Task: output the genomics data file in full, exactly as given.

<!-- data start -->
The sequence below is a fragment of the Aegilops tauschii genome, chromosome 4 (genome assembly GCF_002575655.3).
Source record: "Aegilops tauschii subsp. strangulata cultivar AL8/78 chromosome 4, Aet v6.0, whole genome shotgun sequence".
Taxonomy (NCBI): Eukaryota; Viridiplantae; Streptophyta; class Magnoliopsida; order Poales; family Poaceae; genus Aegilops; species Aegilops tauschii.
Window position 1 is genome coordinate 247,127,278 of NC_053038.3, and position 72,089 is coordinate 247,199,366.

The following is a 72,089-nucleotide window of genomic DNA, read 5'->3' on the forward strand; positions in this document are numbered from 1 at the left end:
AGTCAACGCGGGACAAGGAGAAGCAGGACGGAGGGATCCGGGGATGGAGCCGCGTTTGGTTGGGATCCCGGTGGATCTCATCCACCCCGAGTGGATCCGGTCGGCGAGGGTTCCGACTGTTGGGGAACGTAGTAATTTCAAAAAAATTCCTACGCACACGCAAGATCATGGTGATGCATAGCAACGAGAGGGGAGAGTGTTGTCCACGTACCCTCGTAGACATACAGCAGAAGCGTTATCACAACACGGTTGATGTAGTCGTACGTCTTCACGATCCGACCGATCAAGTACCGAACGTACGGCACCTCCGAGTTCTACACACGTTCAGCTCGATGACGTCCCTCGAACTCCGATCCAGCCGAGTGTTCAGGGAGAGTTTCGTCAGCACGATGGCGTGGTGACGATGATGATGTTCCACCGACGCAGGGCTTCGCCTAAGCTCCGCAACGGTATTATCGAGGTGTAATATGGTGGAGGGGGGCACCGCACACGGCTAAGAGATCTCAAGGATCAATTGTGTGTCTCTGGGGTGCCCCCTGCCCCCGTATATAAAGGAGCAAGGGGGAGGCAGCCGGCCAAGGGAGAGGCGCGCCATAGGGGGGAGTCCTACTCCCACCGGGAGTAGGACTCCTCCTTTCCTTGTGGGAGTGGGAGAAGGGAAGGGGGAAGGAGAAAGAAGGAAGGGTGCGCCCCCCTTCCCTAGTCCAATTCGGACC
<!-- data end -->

The sequence below is a fragment of the Aegilops tauschii genome, chromosome 4 (genome assembly GCF_002575655.3).
Source record: "Aegilops tauschii subsp. strangulata cultivar AL8/78 chromosome 4, Aet v6.0, whole genome shotgun sequence".
Taxonomy (NCBI): Eukaryota; Viridiplantae; Streptophyta; class Magnoliopsida; order Poales; family Poaceae; genus Aegilops; species Aegilops tauschii.
Window position 1 is genome coordinate 247,127,278 of NC_053038.3, and position 72,089 is coordinate 247,199,366.

The following is a 72,089-nucleotide window of genomic DNA, read 5'->3' on the forward strand; positions in this document are numbered from 1 at the left end:
AGTCAACGCGGGACAAGGAGAAGCAGGACGGAGGGATCCGGGGATGGAGCCGCGTTTGGTTGGGATCCCGGTGGATCTCATCCACCCCGAGTGGATCCGGTCGGCGAGGGTTCCGACTGTTGGGGAACGTAGTAATTTCAAAAAAATTCCTACGCACACGCAAGATCATGGTGATGCATAGCAACGAGAGGGGAGAGTGTTGTCCACGTACCCTCGTAGACATACAGCAGAAGCGTTATCACAACACGGTTGATGTAGTCGTACGTCTTCACGATCCGACCGATCAAGTACCGAACGTACGGCACCTCCGAGTTCTACACACGTTCAGCTCGATGACGTCCCTCGAACTCCGATCCAGCCGAGTGTTCAGGGAGAGTTTCGTCAGCACGATGGCGTGGTGACGATGATGATGTTCCACCGACGCAGGGCTTCGCCTAAGCTCCGCAACGGTATTATCGAGGTGTAATATGGTGGAGGGGGGCACCGCACACGGCTAAGAGATCTCAAGGATCAATTGTGTGTCTCTGGGGTGCCCCCTGCCCCCGTATATAAAGGAGCAAGGGGGAGGCAGCCGGCCAAGGGAGAGGCGCGCCATAGGGGGGAGTCCTACTCCCACCGGGAGTAGGACTCCTCCTTTCCTTGTGGGAGTGGGAGAAGGGAAGGGGGAAGGAGAAAGAAGGAAGGGTGCGCCCCCCTTCCCTAGTCCAATTCGGACC